As published in:

Schoenmakers et al. 1992 CHELATOR: An improved method for computing metal ion concentrations in physiological solutions. Biotechniques 12 870-879.

Chelator calculates a number of chemical equilibria in solutions containing one or more metals, organic chelating compounds and pH buffers. The program automatically recalculates metal-chelator stability constants for effects of ionic strength, temperature, and pH. All ion activities are converted to their respective concentrations using the activity coefficient derived for the ionic strength. Where possible, temperature effects are calculated by Van 't Hoff's Isochore. A detailed description of the methods used can be found in Biotechniques.

The program still is available in its version 1.0. Unfortunately, since I now work in a quite different branch of research and am no longer employed by the University of Nijmegen, I cannot spend any more time on its development or support. If you require a more up-to-date program, you could consider MaxChelator by Chris Patton (more info at the MaxChelator Homepage).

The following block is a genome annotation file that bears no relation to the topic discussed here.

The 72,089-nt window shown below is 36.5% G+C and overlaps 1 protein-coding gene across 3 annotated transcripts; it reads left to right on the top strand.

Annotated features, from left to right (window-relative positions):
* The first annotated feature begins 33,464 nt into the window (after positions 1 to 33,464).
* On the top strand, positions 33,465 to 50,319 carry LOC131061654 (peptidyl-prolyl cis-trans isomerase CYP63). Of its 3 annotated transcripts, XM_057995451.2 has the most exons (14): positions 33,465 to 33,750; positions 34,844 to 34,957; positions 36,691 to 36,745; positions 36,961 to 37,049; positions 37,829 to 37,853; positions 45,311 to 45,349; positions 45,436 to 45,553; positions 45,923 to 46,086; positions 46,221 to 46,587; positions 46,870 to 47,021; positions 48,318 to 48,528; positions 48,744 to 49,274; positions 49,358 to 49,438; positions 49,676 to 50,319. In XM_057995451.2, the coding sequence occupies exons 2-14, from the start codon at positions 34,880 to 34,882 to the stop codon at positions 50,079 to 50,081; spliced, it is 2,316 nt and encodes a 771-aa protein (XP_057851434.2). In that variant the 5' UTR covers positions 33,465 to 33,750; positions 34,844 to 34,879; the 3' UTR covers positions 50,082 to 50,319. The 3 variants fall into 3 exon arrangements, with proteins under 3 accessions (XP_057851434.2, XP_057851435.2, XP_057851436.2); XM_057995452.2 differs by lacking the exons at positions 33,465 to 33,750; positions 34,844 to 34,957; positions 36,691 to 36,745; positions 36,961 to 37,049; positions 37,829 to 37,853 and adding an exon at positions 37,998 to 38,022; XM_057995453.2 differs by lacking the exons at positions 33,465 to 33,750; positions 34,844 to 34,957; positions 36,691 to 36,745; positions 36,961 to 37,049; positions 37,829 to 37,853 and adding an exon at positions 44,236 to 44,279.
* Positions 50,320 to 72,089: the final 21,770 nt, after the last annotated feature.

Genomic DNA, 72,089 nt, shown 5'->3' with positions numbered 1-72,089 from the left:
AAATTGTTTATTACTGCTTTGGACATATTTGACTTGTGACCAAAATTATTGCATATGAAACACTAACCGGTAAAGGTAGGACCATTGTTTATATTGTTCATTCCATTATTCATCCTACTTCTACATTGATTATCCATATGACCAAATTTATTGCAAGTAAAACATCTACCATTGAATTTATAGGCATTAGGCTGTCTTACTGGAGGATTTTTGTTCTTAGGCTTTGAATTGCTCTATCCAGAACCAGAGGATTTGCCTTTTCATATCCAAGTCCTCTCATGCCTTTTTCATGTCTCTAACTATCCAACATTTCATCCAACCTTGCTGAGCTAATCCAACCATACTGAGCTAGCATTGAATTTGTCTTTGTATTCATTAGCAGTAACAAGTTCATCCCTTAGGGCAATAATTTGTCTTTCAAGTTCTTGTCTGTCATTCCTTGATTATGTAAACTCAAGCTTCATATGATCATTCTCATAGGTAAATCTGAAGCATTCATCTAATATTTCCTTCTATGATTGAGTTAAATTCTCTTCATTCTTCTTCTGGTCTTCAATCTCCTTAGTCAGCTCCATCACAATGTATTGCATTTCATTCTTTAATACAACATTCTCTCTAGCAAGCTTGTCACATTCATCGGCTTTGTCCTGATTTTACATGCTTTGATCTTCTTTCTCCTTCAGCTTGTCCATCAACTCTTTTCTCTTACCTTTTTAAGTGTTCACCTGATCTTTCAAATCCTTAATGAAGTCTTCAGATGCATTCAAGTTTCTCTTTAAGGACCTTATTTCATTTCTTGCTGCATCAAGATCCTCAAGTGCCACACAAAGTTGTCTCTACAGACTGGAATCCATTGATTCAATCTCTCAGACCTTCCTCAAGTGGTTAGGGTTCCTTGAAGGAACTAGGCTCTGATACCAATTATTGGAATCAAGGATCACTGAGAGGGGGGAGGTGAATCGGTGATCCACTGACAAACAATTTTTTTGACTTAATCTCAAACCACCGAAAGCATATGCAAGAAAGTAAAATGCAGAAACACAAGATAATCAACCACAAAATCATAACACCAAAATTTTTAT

By clicking on the left you can view a full copy of the text of the small manual that I used to send out together with a Chelator diskette. I hope that those notes will help you to understand the program's quirks, and that it will turn out to be a useful program for you. The program itself can be downloaded by clicking on the appropriate link on the right. Packchel.exe (72.6 KB) is a single executable file. Put it in an empty subdirectory on your harddisk and run it. It will unpack into all the files necessary to use Chelator. Once Chelator seems to work as it should, you can safely delete packchel.exe. By now you will have gathered that Chelator should be run on 'Wintel' computers in the old-fashioned MS-DOS environment.

One word of warning: do not save new data files with a name starting with CHEL. Chelator checks for the existence of such files and, if such files exist with a date newer than the original one of Chelator, will abort with no warning....

Please note that not a single computer program will point out exactly what is going on in your solutions; it can only approximate it as much as possible. Select the stability constants most appropriate for your experimental conditions, and double-check them in books like Martell and Smith's Critical Stability Constants series. Keep an eye on the buffering capacity of your media so that you are still working with a safety margin and, finally, try to validate the calculations by a calibration with e.g. a calcium-selective electrode.

All the best,
Theo Schoenmakers.